Tuesday, November 24, 2015

Book Review: Coming Clean by Seth Haines

You may have noticed that I haven't posted on the blog in about two months. I have been quite busy in my second internship at a treatment center for co-occurring substance use and mental health disorders. It's occupied 20+ hours of my week each week, the rest being occupied by my family.

As you may know, I have been receiving books for free from Book Look Bloggersin exchange for my honest review for several years now.

When I had an opportunity to review a book written by a Christian author about his journey to sobriety, I thought this was an excellent opportunity for me. I could not only learn more about what it means for someone to struggle with addiction, but I could learn more about it through the eyes of a Christian, another believer. My hopes had been that I could teach from this book in one of my groups, but alas the group that it would have been appropriate for has been in the hands of one person for so long that he pretty much "owns" that group. But anyway, on to my review.

In this book, Seth Haines journals about his first 90 days of sobriety. Not only that, but he "comes clean" about so many things; his dwindling faith in God, his difficulty forgiving others, his disagreements and wrestling with God, and so much more. I personally have not struggled with addiction. I have, however, had trials and tribulations in my life. Who hasn't? I have asked God to heal myself, to heal other people, to take away poverty, pain, hopelessness, depression, the list goes on. I often feel like my prayers are unanswered. Seth Haines' words give me hope. God answers all our prayers, maybe just not in the way we would like. We are often looking for some supernatural healing of sickness, pain, suffering, etc. But God doesn't always bring it that way. God has His plan and we, as finite beings, can never really understand what that is. Another insight gained from Haines' book is that of forgiveness. There are a few people in my life that I have forgiven. It doesn't change much for me except that there is no longer hatred in my heart that affects my beliefs or how I live my life. I have let those hurts go and they no longer affect me. Forgiveness is a hard concept for a lot of us, but for Haines' it reached even deeper as he was forgiving people that he didn't even really know, people that had affected his childlike faith. Without spoiling the book, let me just say that Haines' words are poignant, heartfelt, and insightful, bringing to light so many thoughts that many of us have had as Christians. If you have struggled or are struggling with addiction or even if you are simply struggling to get by in life, I recommend this book. Read it, take it to heart, think of Christ's love for you and be changed.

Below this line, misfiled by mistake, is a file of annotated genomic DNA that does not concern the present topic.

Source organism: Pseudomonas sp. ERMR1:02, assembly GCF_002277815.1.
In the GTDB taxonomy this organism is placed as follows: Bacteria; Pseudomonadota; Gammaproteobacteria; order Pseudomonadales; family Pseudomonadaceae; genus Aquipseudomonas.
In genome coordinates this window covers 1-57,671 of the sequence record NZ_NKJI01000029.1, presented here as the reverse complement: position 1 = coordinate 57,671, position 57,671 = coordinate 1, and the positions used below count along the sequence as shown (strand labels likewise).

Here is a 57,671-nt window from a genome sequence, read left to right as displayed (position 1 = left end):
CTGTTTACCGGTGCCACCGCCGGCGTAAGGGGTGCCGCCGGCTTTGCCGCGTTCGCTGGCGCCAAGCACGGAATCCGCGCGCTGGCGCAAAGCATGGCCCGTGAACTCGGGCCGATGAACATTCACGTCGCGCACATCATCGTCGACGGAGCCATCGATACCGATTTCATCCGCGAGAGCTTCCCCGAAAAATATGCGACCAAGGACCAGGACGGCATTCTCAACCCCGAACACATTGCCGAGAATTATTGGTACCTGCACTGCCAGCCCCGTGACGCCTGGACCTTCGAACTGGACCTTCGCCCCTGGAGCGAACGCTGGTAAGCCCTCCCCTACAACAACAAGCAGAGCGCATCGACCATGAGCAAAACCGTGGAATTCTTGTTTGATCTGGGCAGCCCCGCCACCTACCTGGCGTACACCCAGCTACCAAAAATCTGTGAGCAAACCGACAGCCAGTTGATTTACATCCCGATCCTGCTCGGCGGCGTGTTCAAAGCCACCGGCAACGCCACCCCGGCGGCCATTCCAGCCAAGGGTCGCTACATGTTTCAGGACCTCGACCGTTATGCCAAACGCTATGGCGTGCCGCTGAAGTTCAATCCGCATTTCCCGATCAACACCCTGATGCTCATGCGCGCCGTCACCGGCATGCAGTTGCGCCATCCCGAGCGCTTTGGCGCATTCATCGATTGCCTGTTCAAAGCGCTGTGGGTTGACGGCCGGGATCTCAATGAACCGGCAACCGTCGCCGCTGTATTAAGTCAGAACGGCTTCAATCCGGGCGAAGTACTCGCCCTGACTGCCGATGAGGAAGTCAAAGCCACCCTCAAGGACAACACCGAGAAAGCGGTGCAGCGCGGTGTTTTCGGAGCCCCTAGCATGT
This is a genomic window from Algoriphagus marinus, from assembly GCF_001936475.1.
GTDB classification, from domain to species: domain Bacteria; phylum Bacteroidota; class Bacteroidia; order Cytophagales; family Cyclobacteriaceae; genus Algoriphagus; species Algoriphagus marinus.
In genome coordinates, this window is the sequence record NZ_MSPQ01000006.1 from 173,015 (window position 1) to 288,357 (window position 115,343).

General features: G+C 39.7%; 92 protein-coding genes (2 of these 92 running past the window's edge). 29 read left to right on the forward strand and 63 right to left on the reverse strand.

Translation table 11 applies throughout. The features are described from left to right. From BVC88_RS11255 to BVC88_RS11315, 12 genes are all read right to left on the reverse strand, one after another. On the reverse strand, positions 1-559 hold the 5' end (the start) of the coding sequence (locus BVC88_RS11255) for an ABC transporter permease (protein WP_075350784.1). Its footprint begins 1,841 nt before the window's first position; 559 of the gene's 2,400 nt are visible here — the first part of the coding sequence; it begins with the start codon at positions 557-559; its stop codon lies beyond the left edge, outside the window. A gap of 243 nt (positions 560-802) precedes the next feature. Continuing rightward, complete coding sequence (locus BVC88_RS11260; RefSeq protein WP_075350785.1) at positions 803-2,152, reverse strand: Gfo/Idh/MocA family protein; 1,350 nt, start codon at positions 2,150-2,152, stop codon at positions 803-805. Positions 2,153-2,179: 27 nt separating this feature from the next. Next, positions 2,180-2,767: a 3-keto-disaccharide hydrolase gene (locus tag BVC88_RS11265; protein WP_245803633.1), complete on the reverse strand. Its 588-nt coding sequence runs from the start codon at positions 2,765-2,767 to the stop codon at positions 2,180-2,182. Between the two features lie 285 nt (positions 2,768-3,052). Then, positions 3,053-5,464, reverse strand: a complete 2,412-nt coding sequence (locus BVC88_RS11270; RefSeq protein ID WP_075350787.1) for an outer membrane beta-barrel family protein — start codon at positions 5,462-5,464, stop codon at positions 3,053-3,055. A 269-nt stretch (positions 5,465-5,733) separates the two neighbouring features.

Thursday, September 17, 2015

Loving Your Neighbor and Living with Faith in a Hostile World (the Colson Way) - A review of a book by Owen Strachan

I must admit, the tagline of this book got me. As a Christian, I know that this is an especially hostile world today. The only place so far I have had courage to speak out in faith against some of the travesties occurring in the world today has been on Facebook, and I've already gotten a lot of flack for that. At least on Facebook, I never have to see, talk to, or deal with any of these people again. They are faceless to me. But as a true Christian, I should engage in the public square. I should speak out and share my faith with others. But how?